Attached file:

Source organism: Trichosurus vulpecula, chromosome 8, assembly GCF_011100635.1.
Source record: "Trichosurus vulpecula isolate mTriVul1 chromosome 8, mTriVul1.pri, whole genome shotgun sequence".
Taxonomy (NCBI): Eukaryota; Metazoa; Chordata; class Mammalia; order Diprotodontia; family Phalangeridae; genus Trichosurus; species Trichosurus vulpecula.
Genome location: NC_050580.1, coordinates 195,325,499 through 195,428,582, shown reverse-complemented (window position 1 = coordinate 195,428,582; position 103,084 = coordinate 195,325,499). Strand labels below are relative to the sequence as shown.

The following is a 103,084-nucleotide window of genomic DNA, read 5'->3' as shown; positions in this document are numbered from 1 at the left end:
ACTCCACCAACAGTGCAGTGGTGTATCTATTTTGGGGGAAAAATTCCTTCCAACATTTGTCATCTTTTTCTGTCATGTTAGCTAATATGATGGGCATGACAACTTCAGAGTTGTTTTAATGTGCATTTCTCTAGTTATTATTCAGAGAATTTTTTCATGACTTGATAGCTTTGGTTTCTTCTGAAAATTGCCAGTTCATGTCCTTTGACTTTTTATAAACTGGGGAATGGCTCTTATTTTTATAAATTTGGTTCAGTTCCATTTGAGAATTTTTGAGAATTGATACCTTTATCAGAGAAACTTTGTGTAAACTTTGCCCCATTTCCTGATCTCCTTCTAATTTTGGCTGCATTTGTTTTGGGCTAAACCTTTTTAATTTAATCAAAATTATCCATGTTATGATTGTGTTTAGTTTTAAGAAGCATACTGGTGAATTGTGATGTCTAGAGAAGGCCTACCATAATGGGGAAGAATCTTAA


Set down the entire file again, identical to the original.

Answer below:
Source organism: Trichosurus vulpecula, chromosome 8, assembly GCF_011100635.1.
Source record: "Trichosurus vulpecula isolate mTriVul1 chromosome 8, mTriVul1.pri, whole genome shotgun sequence".
Taxonomy (NCBI): Eukaryota; Metazoa; Chordata; class Mammalia; order Diprotodontia; family Phalangeridae; genus Trichosurus; species Trichosurus vulpecula.
Genome location: NC_050580.1, coordinates 195,325,499 through 195,428,582, shown reverse-complemented (window position 1 = coordinate 195,428,582; position 103,084 = coordinate 195,325,499). Strand labels below are relative to the sequence as shown.

The following is a 103,084-nucleotide window of genomic DNA, read 5'->3' as shown; positions in this document are numbered from 1 at the left end:
ACTCCACCAACAGTGCAGTGGTGTATCTATTTTGGGGGAAAAATTCCTTCCAACATTTGTCATCTTTTTCTGTCATGTTAGCTAATATGATGGGCATGACAACTTCAGAGTTGTTTTAATGTGCATTTCTCTAGTTATTATTCAGAGAATTTTTTCATGACTTGATAGCTTTGGTTTCTTCTGAAAATTGCCAGTTCATGTCCTTTGACTTTTTATAAACTGGGGAATGGCTCTTATTTTTATAAATTTGGTTCAGTTCCATTTGAGAATTTTTGAGAATTGATACCTTTATCAGAGAAACTTTGTGTAAACTTTGCCCCATTTCCTGATCTCCTTCTAATTTTGGCTGCATTTGTTTTGGGCTAAACCTTTTTAATTTAATCAAAATTATCCATGTTATGATTGTGTTTAGTTTTAAGAAGCATACTGGTGAATTGTGATGTCTAGAGAAGGCCTACCATAATGGGGAAGAATCTTAA